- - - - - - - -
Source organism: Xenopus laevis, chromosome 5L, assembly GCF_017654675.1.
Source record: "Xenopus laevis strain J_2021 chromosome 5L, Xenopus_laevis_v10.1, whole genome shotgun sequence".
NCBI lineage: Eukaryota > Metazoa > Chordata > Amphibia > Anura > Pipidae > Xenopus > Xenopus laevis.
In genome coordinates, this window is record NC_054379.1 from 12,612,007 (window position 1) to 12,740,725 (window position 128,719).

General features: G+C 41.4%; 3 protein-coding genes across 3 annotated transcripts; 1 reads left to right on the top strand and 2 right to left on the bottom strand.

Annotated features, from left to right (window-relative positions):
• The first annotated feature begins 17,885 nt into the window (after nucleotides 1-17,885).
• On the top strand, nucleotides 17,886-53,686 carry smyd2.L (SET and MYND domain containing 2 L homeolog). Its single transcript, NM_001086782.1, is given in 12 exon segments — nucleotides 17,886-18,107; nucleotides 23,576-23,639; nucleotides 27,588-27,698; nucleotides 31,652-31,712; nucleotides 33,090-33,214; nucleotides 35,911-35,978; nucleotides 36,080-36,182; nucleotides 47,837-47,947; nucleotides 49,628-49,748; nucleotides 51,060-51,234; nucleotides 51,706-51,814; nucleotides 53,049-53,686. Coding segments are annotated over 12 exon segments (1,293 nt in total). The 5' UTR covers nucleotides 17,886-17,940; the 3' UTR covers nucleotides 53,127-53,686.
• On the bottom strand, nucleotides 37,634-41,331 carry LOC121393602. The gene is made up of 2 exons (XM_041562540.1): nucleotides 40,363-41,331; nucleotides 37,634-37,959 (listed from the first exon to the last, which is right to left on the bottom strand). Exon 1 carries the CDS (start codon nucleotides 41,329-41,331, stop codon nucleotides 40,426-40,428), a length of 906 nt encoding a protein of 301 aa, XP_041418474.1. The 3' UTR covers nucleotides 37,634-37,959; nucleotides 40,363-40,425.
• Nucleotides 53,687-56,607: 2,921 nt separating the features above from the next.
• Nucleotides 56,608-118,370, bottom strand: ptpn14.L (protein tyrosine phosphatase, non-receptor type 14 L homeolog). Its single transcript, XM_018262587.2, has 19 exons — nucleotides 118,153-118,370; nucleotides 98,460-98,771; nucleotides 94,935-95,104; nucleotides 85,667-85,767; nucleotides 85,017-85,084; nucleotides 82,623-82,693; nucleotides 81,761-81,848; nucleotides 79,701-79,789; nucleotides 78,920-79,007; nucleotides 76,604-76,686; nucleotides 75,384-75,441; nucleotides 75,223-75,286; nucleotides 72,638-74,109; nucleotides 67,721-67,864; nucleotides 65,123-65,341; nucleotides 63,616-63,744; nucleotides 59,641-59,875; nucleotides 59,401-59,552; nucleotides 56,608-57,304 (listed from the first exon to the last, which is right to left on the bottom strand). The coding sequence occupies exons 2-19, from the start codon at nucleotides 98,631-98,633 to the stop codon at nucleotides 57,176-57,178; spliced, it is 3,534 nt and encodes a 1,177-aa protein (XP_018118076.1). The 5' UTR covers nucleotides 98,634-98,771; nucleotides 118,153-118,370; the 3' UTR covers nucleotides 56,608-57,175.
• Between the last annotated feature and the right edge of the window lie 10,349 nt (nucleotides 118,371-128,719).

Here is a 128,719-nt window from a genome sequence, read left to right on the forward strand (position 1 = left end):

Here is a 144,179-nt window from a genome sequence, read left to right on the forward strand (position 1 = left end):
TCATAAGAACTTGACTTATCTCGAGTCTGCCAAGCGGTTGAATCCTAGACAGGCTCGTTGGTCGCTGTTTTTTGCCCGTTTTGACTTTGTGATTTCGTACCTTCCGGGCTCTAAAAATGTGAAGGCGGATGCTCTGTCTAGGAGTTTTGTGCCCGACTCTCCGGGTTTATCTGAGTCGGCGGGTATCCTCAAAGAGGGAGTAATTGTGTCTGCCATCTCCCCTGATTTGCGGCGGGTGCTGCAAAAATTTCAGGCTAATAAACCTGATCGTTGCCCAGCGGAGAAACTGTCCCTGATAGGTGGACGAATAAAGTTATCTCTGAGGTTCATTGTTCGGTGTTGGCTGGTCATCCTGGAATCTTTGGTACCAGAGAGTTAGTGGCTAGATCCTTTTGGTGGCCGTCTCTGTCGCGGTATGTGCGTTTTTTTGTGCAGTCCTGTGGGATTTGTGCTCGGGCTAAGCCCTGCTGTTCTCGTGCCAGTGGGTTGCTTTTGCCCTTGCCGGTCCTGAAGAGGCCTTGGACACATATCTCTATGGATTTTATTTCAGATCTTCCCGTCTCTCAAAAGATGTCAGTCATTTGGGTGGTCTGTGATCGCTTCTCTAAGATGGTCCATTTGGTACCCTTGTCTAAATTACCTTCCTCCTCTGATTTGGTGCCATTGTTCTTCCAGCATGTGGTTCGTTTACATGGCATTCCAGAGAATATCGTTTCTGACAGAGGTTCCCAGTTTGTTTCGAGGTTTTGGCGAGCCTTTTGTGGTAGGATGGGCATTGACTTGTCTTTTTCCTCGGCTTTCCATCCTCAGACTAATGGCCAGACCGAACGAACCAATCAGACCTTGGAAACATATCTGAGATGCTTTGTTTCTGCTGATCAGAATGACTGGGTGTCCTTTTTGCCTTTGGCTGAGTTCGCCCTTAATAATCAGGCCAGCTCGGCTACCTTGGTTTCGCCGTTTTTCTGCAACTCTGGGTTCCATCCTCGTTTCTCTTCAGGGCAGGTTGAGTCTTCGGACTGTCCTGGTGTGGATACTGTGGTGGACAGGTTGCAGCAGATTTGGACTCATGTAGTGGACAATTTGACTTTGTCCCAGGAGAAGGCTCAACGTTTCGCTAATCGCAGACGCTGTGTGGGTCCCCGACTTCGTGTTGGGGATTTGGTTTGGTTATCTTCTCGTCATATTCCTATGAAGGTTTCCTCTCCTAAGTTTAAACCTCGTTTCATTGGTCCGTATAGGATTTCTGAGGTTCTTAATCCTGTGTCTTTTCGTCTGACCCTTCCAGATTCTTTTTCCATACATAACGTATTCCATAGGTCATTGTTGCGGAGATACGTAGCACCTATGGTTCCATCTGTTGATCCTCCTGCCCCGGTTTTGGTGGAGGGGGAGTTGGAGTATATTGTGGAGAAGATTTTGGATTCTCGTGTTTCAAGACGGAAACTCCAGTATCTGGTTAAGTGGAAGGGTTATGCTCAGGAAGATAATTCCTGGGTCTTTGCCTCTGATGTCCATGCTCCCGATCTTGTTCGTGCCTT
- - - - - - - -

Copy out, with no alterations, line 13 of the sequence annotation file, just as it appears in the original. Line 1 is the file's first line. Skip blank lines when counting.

Here is a 128,719-nt window from a genome sequence, read left to right on the forward strand (position 1 = left end):